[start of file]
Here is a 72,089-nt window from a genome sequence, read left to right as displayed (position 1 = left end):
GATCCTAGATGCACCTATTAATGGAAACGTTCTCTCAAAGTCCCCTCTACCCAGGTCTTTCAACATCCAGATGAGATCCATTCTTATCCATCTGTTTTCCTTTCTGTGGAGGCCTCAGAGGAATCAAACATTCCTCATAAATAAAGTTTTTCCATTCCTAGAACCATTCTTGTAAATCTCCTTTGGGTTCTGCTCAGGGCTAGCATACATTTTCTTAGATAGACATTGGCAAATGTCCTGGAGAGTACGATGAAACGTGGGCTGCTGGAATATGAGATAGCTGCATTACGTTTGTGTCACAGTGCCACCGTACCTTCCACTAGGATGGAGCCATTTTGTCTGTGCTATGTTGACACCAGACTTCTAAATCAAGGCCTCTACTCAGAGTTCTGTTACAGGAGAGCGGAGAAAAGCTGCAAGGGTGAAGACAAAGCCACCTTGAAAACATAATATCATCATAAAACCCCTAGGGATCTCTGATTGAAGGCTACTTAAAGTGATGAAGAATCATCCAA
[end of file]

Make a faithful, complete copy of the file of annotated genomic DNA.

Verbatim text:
Here is a 72,089-nt window from a genome sequence, read left to right as displayed (position 1 = left end):
GATCCTAGATGCACCTATTAATGGAAACGTTCTCTCAAAGTCCCCTCTACCCAGGTCTTTCAACATCCAGATGAGATCCATTCTTATCCATCTGTTTTCCTTTCTGTGGAGGCCTCAGAGGAATCAAACATTCCTCATAAATAAAGTTTTTCCATTCCTAGAACCATTCTTGTAAATCTCCTTTGGGTTCTGCTCAGGGCTAGCATACATTTTCTTAGATAGACATTGGCAAATGTCCTGGAGAGTACGATGAAACGTGGGCTGCTGGAATATGAGATAGCTGCATTACGTTTGTGTCACAGTGCCACCGTACCTTCCACTAGGATGGAGCCATTTTGTCTGTGCTATGTTGACACCAGACTTCTAAATCAAGGCCTCTACTCAGAGTTCTGTTACAGGAGAGCGGAGAAAAGCTGCAAGGGTGAAGACAAAGCCACCTTGAAAACATAATATCATCATAAAACCCCTAGGGATCTCTGATTGAAGGCTACTTAAAGTGATGAAGAATCATCCAA